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Higher mortgage rates to hit five million households by 2026 – FPC

  • 07/12/2023
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Higher mortgage rates to hit five million households by 2026 – FPC
The impact of higher mortgage rates is yet to hit households and will be felt by five million by 2026, the Bank of England’s Financial Policy Committee (FPC) has said.

In its Financial Stability Report for December, the FPC said there was a lag with the effect of higher mortgage rates on mortgaged households. It said although rates had started to come down, they remained higher than in the recent past. 

The FPC said 55 per cent, or around five million, mortgage accounts had repriced since rates started to rise in late 2021. By 2026, it added that the full impact of higher rates would be realised by five million households by 2026. People coming off a fixed rate between Q2 of 2023 and the end of 2026 will face a possible £240 increase in their monthly mortgage payments, or around 39 per cent.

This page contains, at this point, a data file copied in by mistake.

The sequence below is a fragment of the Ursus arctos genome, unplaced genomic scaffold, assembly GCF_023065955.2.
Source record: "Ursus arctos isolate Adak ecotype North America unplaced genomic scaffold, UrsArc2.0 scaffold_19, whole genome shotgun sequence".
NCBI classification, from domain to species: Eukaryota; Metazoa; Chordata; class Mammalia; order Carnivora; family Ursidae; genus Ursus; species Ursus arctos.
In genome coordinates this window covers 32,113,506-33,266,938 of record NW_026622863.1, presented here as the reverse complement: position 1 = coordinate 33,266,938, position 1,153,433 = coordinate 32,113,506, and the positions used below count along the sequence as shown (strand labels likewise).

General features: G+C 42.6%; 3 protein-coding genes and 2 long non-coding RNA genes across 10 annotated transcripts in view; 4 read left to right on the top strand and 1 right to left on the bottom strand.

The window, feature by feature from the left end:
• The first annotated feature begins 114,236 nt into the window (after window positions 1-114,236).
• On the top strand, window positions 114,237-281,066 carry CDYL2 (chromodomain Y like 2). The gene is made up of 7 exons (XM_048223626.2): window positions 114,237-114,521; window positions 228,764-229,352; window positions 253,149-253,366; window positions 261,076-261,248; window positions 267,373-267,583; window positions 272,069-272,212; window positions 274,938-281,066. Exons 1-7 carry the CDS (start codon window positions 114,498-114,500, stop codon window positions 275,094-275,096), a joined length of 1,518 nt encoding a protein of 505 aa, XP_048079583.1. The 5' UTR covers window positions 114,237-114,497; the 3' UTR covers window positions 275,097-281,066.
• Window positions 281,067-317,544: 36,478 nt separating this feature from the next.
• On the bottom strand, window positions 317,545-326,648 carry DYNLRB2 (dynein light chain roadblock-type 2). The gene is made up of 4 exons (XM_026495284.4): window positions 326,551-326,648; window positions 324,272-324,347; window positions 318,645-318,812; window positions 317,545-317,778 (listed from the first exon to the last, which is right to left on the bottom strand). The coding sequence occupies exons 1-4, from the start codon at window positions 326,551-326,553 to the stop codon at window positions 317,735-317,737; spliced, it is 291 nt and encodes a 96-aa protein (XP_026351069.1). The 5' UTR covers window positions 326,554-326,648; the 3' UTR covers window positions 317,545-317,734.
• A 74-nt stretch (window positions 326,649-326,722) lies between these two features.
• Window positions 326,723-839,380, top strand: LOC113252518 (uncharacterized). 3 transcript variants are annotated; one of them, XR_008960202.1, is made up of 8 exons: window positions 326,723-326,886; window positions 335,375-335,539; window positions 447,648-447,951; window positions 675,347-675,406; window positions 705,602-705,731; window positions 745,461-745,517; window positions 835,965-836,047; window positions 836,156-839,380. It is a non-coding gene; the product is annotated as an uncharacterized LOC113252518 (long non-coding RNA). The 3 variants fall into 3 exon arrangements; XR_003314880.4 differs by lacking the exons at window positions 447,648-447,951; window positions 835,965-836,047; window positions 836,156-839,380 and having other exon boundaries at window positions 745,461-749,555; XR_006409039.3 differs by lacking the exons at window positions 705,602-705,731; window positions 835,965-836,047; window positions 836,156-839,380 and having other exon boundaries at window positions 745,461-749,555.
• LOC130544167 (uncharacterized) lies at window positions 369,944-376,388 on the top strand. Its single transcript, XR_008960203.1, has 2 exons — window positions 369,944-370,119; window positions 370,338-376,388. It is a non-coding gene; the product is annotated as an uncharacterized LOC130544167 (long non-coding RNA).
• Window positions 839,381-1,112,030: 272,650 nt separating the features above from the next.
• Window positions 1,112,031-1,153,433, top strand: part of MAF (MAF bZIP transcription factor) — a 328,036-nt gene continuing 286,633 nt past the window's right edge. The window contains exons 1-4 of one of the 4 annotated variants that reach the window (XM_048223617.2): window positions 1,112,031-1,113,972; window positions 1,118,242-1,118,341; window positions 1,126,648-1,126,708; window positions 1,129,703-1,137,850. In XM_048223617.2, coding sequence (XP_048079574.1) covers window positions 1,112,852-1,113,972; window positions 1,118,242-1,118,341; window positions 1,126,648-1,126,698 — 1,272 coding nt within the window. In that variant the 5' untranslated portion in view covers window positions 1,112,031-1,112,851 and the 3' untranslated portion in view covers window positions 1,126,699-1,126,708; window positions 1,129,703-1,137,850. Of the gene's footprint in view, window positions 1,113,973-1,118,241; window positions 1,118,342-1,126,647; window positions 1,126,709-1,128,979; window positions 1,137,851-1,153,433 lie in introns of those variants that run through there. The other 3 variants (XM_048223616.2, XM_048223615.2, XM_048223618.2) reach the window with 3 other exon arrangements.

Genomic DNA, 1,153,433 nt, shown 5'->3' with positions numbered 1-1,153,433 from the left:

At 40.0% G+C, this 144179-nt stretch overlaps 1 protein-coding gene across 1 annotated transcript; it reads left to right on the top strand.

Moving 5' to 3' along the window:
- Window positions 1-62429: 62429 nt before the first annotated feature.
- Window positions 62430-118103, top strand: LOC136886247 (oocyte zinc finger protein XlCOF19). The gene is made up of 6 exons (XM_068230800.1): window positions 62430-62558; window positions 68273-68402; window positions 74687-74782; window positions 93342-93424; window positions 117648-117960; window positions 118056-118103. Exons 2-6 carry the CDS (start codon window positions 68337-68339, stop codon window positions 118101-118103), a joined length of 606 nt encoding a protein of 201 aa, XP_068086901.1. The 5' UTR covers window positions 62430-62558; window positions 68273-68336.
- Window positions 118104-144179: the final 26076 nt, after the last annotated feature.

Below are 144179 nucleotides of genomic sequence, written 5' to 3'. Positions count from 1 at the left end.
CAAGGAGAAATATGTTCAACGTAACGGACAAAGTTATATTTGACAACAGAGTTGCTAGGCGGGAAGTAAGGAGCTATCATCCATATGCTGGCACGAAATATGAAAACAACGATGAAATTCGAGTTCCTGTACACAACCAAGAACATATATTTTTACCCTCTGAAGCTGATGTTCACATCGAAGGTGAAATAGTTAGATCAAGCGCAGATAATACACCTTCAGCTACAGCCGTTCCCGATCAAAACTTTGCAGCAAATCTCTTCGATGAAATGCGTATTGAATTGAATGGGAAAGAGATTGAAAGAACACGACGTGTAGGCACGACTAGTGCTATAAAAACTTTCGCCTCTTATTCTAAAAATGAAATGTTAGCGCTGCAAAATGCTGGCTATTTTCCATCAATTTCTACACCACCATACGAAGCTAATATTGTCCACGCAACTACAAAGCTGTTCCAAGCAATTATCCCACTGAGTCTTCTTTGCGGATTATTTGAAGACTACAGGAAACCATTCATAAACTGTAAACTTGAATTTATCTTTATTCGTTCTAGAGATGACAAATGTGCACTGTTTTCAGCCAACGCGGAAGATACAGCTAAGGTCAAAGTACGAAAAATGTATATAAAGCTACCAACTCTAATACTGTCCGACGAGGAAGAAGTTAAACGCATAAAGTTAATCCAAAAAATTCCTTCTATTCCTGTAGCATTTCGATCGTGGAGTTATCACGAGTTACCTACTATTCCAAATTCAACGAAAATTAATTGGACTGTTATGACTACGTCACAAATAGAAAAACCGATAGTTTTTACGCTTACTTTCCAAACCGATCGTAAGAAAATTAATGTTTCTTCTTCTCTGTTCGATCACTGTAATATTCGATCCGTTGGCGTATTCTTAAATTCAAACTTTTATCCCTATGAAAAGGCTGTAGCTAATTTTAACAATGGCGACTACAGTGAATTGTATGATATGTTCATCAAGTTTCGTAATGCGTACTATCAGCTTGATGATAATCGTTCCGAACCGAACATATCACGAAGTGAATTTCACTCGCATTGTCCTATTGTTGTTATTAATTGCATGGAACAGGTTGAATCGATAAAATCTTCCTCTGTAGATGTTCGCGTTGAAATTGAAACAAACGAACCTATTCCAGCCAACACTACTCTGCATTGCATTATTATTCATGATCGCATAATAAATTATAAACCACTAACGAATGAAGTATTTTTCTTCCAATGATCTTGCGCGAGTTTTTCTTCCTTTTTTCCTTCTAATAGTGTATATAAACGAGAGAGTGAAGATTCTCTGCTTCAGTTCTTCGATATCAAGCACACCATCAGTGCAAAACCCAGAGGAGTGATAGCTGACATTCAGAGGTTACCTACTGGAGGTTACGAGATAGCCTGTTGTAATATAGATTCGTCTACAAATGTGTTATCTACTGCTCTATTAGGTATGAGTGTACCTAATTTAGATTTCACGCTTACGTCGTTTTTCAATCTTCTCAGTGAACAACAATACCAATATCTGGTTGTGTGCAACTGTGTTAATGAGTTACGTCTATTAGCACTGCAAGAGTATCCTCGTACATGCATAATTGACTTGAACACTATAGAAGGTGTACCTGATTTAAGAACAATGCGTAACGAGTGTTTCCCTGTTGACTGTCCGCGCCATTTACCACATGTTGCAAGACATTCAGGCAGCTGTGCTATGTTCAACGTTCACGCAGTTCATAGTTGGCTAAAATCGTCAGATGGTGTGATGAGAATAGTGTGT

The FPC said since its Financial Stability Report in July, household income had increased beyond expectations. Now a smaller proportion of households have a high cost of living adjusted debt-servicing ratio and the lower prediction for the base rate is expected to reduce how much the share will rise. 

In Q3, 1.4 per cent of households had a high cost of living adjusted debt-servicing ratio, which was down from 1.8 per cent in Q1. This is projected to remain at 1.4 per cent or 400,000 households by the end of the year.  

This is lower than the 2.3 per cent share the FPC forecast in its July report for the end of 2023 and the 2.5 per cent it expected by the end of 2024. 

However, household finances are still stretched, the FPC added. 


Managing mortgages 

The FPC said 12 per cent of new mortgages had terms of 35 years or longer in Q3, which was up from five per cent in Q1. Further, 28 per cent of new owner-occupier loans were extended on terms longer than 30 years in Q3. Among those who remortgaged during the period, 11 per cent extended their existing term. 

A small segment also moved to interest-only on a temporary basis. 

The FPC said the take-up of support offered through the Mortgage Charter was low compared to the Covid payment holidays. 

As part of Financial Stability Report, the FPC also found that the withdrawal of the affordability test recommendation (ATR) has resulted in a small increase in borrower access to the mortgage market, the central bank noted.

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